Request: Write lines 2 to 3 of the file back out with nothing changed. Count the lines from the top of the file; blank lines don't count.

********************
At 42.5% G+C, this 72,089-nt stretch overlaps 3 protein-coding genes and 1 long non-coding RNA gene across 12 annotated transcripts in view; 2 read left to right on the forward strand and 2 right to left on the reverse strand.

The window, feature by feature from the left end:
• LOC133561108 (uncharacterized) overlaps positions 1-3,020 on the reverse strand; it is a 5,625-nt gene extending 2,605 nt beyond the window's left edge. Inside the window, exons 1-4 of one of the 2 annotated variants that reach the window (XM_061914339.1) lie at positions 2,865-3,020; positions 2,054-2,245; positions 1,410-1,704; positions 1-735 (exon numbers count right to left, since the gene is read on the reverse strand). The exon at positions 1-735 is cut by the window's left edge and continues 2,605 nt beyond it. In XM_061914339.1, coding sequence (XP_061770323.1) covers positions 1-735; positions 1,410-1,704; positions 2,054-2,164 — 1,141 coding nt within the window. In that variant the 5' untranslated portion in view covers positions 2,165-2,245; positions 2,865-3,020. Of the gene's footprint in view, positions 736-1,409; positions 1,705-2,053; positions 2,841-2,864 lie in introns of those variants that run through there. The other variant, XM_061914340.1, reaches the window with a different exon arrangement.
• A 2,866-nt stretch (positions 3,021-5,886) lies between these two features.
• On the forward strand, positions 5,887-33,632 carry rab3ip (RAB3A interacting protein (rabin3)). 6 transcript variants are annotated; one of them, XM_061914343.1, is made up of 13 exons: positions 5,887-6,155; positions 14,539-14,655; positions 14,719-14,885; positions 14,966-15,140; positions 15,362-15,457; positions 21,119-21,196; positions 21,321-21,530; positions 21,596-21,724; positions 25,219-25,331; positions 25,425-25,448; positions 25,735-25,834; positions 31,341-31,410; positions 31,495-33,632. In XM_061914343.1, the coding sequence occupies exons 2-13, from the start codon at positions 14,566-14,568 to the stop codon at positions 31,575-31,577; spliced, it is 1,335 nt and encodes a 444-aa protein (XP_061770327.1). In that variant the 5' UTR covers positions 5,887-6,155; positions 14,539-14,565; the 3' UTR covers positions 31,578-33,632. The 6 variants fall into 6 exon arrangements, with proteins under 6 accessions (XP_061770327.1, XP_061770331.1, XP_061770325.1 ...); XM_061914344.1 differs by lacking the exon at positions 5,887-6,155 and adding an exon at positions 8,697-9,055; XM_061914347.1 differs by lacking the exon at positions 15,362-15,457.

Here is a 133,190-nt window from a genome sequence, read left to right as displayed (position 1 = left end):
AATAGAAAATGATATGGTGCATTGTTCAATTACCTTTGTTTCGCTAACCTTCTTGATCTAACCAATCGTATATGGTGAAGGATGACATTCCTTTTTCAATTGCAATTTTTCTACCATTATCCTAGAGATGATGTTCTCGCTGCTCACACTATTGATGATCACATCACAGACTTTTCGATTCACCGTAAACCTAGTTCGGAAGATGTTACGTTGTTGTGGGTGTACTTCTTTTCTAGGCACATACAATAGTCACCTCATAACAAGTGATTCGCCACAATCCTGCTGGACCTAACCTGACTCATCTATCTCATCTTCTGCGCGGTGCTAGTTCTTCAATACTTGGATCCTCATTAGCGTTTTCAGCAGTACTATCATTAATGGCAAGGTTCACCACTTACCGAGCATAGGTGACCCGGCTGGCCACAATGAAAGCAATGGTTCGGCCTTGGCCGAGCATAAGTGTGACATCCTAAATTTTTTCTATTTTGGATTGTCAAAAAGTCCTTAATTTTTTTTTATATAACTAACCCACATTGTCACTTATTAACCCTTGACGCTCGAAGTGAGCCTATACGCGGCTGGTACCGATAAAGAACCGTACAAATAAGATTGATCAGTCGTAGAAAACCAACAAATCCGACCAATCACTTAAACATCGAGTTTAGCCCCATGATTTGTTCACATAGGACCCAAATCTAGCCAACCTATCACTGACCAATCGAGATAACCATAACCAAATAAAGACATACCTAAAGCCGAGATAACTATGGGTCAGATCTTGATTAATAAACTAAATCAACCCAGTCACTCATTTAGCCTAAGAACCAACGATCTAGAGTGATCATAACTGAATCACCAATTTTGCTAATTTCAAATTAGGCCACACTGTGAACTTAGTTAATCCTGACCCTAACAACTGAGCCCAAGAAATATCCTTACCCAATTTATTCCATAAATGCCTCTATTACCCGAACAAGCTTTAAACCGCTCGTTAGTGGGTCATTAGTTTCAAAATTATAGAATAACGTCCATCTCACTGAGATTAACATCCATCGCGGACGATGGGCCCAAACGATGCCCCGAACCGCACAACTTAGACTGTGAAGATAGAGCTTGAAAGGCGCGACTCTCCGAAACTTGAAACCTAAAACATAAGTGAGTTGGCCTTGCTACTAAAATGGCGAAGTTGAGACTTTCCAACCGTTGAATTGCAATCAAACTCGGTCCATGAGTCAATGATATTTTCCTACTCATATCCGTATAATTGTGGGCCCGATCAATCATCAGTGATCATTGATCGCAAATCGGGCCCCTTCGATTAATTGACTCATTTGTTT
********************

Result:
The window, feature by feature from the left end:
• LOC133561108 (uncharacterized) overlaps positions 1-3,020 on the reverse strand; it is a 5,625-nt gene extending 2,605 nt beyond the window's left edge. Inside the window, exons 1-4 of one of the 2 annotated variants that reach the window (XM_061914339.1) lie at positions 2,865-3,020; positions 2,054-2,245; positions 1,410-1,704; positions 1-735 (exon numbers count right to left, since the gene is read on the reverse strand). The exon at positions 1-735 is cut by the window's left edge and continues 2,605 nt beyond it. In XM_061914339.1, coding sequence (XP_061770323.1) covers positions 1-735; positions 1,410-1,704; positions 2,054-2,164 — 1,141 coding nt within the window. In that variant the 5' untranslated portion in view covers positions 2,165-2,245; positions 2,865-3,020. Of the gene's footprint in view, positions 736-1,409; positions 1,705-2,053; positions 2,841-2,864 lie in introns of those variants that run through there. The other variant, XM_061914340.1, reaches the window with a different exon arrangement.